I was at the University of California, Irvine for 6-week summer sessions this year and I would like to share my experiences with you here.
Irvine is located 60 km southeast of Los Angeles and has a population of around 200,000. According to Usprivateschoolsfinder.com, it is considered one of the safest cities in America , and is also very wealthy. But we didn’t see much of Irvine outside of campus, because you couldn’t get out of there without a car. That’s why we often called Uber, a kind of private taxi company (the taxis are easy to order using the app, they are cheaper than normal taxis and are usually there within 5-10 minutes). That’s how we got to the beautiful beaches, where I was unfortunately far too seldom because you couldn’t even walk to the beach after university.
I am studying psychology and have taken the courses “ Developmental Psychopathology ” and “ Forensic Psychology ” (since this is only available at 3 universities or so in Germany) with the same professor. The professor was a gifted speaker and made his lectures very lively , peppered with video and newspaper clippings as well as many reports from his work in the State Prison. He has also organized an excursion there for his students.
What I found particularly advantageous was that the summer sessions take place during the German semester break, so that you don’t have to add a semester just because you want to go abroad. I have also heard that the entry requirements for studying at such a renowned university are not as strict during the summer sessions as if you want to study there during the regular semester times. The material that is normally taught in a whole semester (here approx. 10 weeks) is carried out in the summer sessions in 5 weeks. In my case, that meant 2:50 lectures twice a week per course. I still had to write a 5-page paper (with citation rules). Of course, this differs from course to course.
After two and a half weeks we had the midterm exams, in the form of multiple choice exams. In “ Developmental Psychopathology ” at least the first exam was easier than the exams at my university. But in the end it was all doable. Buy the required course books used, as an e-book or in advance, because they cost half a fortune on site!
The university was very well equipped with computer rooms and modern libraries. The lectures were held in school class size, so it was much more interactive than in the large German lecture halls. We were able to use the huge modern gym including pool free of charge and could be reached within 4 minutes on foot. A supermarket and restaurants (mostly fast food) were also within a 10-minute walk. But food is comparatively expensive. In the University Center (approx. 25 minutes’ walk) there was another supermarket called Trader’s Joe, which is a bit cheaper but unfortunately not all things for everyday use. What we could complain about would be that there was no WiFi in the dormitories and even with our access point that we brought with us it often didn’t work, which sometimes made working and researching “at home” difficult.
The organization by the summer session team and many additional local students was great . At the beginning you were “taken by the hand” well: When the keys were handed over on arrival, for example, everyone was given a map showing the dormitory and the university building to which one had to go. They were all always super friendly, helpful and interested in our countries of origin. On the first day there was a campus tour and an orientation event where the most important things were explained. To set up the “student account” (the online portal EEE, on which lecture slides, other course materials and grades and which was used to contact the professor, teaching assistants or other course participants) as well as to order the “official transcript” (the official proof of the work performed for crediting at the home university), there were extra workshops.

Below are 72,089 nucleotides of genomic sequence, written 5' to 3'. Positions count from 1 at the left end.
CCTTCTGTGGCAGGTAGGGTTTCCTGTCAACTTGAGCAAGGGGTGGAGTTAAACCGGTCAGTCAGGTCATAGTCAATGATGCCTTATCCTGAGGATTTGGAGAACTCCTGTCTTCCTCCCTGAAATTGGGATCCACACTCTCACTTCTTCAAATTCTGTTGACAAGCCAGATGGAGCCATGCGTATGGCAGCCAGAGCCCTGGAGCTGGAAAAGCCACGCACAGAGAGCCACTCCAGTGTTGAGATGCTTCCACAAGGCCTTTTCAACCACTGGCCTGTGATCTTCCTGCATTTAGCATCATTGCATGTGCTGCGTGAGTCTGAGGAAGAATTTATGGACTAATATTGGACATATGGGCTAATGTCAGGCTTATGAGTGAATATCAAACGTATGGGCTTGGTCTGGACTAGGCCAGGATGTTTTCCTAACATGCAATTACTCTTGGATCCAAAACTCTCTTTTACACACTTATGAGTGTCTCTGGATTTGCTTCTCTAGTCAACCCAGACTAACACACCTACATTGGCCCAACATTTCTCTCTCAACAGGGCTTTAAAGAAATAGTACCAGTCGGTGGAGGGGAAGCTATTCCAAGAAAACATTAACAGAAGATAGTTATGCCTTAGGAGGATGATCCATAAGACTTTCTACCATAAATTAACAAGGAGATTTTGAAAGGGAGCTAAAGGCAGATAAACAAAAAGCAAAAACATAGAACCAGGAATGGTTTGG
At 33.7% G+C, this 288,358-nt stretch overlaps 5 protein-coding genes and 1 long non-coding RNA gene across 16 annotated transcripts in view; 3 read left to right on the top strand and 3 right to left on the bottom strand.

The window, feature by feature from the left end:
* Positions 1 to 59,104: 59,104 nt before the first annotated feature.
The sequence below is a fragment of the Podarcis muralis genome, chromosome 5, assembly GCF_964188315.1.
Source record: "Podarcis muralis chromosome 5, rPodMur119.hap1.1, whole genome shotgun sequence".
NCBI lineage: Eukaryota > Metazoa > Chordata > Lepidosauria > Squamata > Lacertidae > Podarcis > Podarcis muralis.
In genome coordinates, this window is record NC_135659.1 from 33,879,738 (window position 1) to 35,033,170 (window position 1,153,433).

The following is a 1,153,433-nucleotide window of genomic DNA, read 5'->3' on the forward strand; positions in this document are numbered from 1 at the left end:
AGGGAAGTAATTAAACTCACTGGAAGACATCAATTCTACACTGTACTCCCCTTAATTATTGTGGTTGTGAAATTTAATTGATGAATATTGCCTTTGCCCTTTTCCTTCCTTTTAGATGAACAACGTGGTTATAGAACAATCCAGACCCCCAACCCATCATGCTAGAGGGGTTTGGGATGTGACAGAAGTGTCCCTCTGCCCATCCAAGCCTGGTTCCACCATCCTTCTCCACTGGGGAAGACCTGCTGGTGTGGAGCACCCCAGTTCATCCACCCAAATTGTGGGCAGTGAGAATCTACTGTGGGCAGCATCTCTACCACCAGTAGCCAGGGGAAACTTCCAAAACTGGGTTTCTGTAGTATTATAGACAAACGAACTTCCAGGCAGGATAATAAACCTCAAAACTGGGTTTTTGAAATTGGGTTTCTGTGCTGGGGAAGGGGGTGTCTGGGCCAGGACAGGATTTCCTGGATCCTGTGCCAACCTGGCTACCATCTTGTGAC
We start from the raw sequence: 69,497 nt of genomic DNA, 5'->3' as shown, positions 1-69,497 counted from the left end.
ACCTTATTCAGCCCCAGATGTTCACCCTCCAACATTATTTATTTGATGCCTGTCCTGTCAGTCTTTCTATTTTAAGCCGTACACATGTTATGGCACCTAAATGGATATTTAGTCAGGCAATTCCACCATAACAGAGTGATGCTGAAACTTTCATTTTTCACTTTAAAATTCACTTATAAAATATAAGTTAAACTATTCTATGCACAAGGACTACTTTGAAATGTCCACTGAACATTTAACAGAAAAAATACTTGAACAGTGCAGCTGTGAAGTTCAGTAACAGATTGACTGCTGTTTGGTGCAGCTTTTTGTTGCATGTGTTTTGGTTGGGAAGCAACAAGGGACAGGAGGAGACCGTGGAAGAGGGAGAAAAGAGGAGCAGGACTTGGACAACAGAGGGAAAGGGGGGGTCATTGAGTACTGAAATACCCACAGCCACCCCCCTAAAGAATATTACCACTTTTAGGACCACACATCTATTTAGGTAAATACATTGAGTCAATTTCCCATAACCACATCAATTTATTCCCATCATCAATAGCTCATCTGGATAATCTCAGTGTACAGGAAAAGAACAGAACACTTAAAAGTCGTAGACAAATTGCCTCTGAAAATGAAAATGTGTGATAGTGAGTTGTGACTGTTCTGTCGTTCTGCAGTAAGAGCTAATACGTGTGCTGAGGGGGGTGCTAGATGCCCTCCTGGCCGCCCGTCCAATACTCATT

The campus is really huge and at first you think it’s easy to get lost , but once you know how to get to your building on campus it’s no longer a problem. One should not underestimate the air conditioning and the temperatures in the evening. Unfortunately, most of the time I had a cold on my cheek because my body didn’t like the air conditioning at all.
I have hardly come into contact with American students. I only sat with them in a classroom. Those I talked to said that there would be more going on during the semester and that you would experience typical campus life even more. But since I found so many nice people among the international Summer Sessions participants in the Arroyo Vista Housing, I didn’t miss that much either.
On the weekends I discovered California with many international students . For example, we were in LA, San Diego , Las Vegas and 2 national parks. In Sequoia National Park we saw the second largest tree in the world. We also paid a visit to one of the 7 wonders of the world, the Grand Canyon. The setting was simply breathtaking. I booked a large number of the excursions offered through the university, but many have simply rented a rental car and have, for example, made a road trip along the coast to San Francisco. It’s easy to team up with the others and rent a car together. So we then visited Santa Barbara and San Diego. I went back from San Diego with Amtrak, the train, which in the end was cheaper than the outward journey by car and didn’t take longer.
It was an unforgettable experience with an unbelievable number of impressions that showered on you in a short time! I got to know a lot of new people from all over the world, all of whom I should now visit.